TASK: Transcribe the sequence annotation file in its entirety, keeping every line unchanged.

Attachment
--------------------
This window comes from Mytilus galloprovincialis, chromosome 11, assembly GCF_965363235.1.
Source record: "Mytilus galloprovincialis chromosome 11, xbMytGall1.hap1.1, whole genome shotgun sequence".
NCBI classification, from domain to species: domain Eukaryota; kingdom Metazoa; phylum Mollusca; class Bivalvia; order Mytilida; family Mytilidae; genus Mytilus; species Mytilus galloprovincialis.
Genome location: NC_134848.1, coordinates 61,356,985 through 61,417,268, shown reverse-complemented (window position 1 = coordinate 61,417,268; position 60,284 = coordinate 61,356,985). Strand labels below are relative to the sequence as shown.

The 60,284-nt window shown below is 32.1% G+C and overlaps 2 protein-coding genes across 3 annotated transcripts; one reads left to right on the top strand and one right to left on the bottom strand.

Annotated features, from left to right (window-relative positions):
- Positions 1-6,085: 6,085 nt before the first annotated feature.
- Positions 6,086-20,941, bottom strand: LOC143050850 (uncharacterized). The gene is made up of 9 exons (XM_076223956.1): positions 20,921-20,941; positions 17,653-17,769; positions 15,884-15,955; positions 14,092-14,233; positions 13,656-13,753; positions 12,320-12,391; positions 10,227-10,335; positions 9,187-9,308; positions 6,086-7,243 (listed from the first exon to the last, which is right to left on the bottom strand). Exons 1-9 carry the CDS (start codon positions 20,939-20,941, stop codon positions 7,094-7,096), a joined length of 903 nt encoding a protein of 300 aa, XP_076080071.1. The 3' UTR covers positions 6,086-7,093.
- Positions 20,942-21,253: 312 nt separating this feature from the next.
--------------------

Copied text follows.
This window comes from Mytilus galloprovincialis, chromosome 11, assembly GCF_965363235.1.
Source record: "Mytilus galloprovincialis chromosome 11, xbMytGall1.hap1.1, whole genome shotgun sequence".
NCBI classification, from domain to species: domain Eukaryota; kingdom Metazoa; phylum Mollusca; class Bivalvia; order Mytilida; family Mytilidae; genus Mytilus; species Mytilus galloprovincialis.
Genome location: NC_134848.1, coordinates 61,356,985 through 61,417,268, shown reverse-complemented (window position 1 = coordinate 61,417,268; position 60,284 = coordinate 61,356,985). Strand labels below are relative to the sequence as shown.

The 60,284-nt window shown below is 32.1% G+C and overlaps 2 protein-coding genes across 3 annotated transcripts; one reads left to right on the top strand and one right to left on the bottom strand.

Annotated features, from left to right (window-relative positions):
- Positions 1-6,085: 6,085 nt before the first annotated feature.
- Positions 6,086-20,941, bottom strand: LOC143050850 (uncharacterized). The gene is made up of 9 exons (XM_076223956.1): positions 20,921-20,941; positions 17,653-17,769; positions 15,884-15,955; positions 14,092-14,233; positions 13,656-13,753; positions 12,320-12,391; positions 10,227-10,335; positions 9,187-9,308; positions 6,086-7,243 (listed from the first exon to the last, which is right to left on the bottom strand). Exons 1-9 carry the CDS (start codon positions 20,939-20,941, stop codon positions 7,094-7,096), a joined length of 903 nt encoding a protein of 300 aa, XP_076080071.1. The 3' UTR covers positions 6,086-7,093.
- Positions 20,942-21,253: 312 nt separating this feature from the next.